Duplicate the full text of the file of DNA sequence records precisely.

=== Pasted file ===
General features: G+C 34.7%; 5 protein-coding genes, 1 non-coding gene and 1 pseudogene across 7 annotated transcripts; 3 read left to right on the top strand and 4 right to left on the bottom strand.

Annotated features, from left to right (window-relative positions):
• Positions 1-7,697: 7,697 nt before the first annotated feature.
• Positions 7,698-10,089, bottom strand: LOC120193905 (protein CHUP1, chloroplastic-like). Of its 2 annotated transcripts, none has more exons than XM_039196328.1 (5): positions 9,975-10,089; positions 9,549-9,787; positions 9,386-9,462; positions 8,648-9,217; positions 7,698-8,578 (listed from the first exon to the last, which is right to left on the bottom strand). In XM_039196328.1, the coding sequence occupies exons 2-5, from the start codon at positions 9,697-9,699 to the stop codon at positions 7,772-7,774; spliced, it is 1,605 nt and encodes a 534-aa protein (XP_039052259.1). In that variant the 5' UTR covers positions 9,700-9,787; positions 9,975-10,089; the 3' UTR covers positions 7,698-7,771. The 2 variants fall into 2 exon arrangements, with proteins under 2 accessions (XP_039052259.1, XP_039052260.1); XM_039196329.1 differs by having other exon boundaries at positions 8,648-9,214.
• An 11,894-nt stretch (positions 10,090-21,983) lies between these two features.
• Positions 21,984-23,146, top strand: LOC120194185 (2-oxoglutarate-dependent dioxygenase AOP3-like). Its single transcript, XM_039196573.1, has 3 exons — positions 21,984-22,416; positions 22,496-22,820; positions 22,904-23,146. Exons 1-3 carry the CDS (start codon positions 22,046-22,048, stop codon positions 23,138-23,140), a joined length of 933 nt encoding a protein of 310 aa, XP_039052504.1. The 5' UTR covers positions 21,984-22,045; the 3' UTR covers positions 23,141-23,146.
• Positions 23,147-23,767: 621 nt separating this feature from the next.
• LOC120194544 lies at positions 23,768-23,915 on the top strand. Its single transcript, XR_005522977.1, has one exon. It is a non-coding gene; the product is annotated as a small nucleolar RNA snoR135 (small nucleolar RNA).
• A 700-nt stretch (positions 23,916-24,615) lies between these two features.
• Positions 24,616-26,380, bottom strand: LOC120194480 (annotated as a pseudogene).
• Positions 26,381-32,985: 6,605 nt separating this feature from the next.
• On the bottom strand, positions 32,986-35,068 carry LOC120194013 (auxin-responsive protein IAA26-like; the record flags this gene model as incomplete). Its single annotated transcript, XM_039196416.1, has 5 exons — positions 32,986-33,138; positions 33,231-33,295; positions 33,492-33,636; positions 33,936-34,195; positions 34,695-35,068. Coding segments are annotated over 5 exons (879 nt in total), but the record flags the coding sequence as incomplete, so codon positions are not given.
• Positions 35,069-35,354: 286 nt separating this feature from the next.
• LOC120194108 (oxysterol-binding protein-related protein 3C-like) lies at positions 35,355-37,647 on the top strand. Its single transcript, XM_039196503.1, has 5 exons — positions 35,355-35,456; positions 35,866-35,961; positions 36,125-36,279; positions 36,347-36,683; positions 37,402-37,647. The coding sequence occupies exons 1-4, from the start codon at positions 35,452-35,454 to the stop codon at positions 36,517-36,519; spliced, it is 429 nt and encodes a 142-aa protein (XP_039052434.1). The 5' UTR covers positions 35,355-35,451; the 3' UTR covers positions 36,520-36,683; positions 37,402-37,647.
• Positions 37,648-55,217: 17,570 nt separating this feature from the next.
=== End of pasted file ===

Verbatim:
General features: G+C 34.7%; 5 protein-coding genes, 1 non-coding gene and 1 pseudogene across 7 annotated transcripts; 3 read left to right on the top strand and 4 right to left on the bottom strand.

Annotated features, from left to right (window-relative positions):
• Positions 1-7,697: 7,697 nt before the first annotated feature.
• Positions 7,698-10,089, bottom strand: LOC120193905 (protein CHUP1, chloroplastic-like). Of its 2 annotated transcripts, none has more exons than XM_039196328.1 (5): positions 9,975-10,089; positions 9,549-9,787; positions 9,386-9,462; positions 8,648-9,217; positions 7,698-8,578 (listed from the first exon to the last, which is right to left on the bottom strand). In XM_039196328.1, the coding sequence occupies exons 2-5, from the start codon at positions 9,697-9,699 to the stop codon at positions 7,772-7,774; spliced, it is 1,605 nt and encodes a 534-aa protein (XP_039052259.1). In that variant the 5' UTR covers positions 9,700-9,787; positions 9,975-10,089; the 3' UTR covers positions 7,698-7,771. The 2 variants fall into 2 exon arrangements, with proteins under 2 accessions (XP_039052259.1, XP_039052260.1); XM_039196329.1 differs by having other exon boundaries at positions 8,648-9,214.
• An 11,894-nt stretch (positions 10,090-21,983) lies between these two features.
• Positions 21,984-23,146, top strand: LOC120194185 (2-oxoglutarate-dependent dioxygenase AOP3-like). Its single transcript, XM_039196573.1, has 3 exons — positions 21,984-22,416; positions 22,496-22,820; positions 22,904-23,146. Exons 1-3 carry the CDS (start codon positions 22,046-22,048, stop codon positions 23,138-23,140), a joined length of 933 nt encoding a protein of 310 aa, XP_039052504.1. The 5' UTR covers positions 21,984-22,045; the 3' UTR covers positions 23,141-23,146.
• Positions 23,147-23,767: 621 nt separating this feature from the next.
• LOC120194544 lies at positions 23,768-23,915 on the top strand. Its single transcript, XR_005522977.1, has one exon. It is a non-coding gene; the product is annotated as a small nucleolar RNA snoR135 (small nucleolar RNA).
• A 700-nt stretch (positions 23,916-24,615) lies between these two features.
• Positions 24,616-26,380, bottom strand: LOC120194480 (annotated as a pseudogene).
• Positions 26,381-32,985: 6,605 nt separating this feature from the next.
• On the bottom strand, positions 32,986-35,068 carry LOC120194013 (auxin-responsive protein IAA26-like; the record flags this gene model as incomplete). Its single annotated transcript, XM_039196416.1, has 5 exons — positions 32,986-33,138; positions 33,231-33,295; positions 33,492-33,636; positions 33,936-34,195; positions 34,695-35,068. Coding segments are annotated over 5 exons (879 nt in total), but the record flags the coding sequence as incomplete, so codon positions are not given.
• Positions 35,069-35,354: 286 nt separating this feature from the next.
• LOC120194108 (oxysterol-binding protein-related protein 3C-like) lies at positions 35,355-37,647 on the top strand. Its single transcript, XM_039196503.1, has 5 exons — positions 35,355-35,456; positions 35,866-35,961; positions 36,125-36,279; positions 36,347-36,683; positions 37,402-37,647. The coding sequence occupies exons 1-4, from the start codon at positions 35,452-35,454 to the stop codon at positions 36,517-36,519; spliced, it is 429 nt and encodes a 142-aa protein (XP_039052434.1). The 5' UTR covers positions 35,355-35,451; the 3' UTR covers positions 36,520-36,683; positions 37,402-37,647.
• Positions 37,648-55,217: 17,570 nt separating this feature from the next.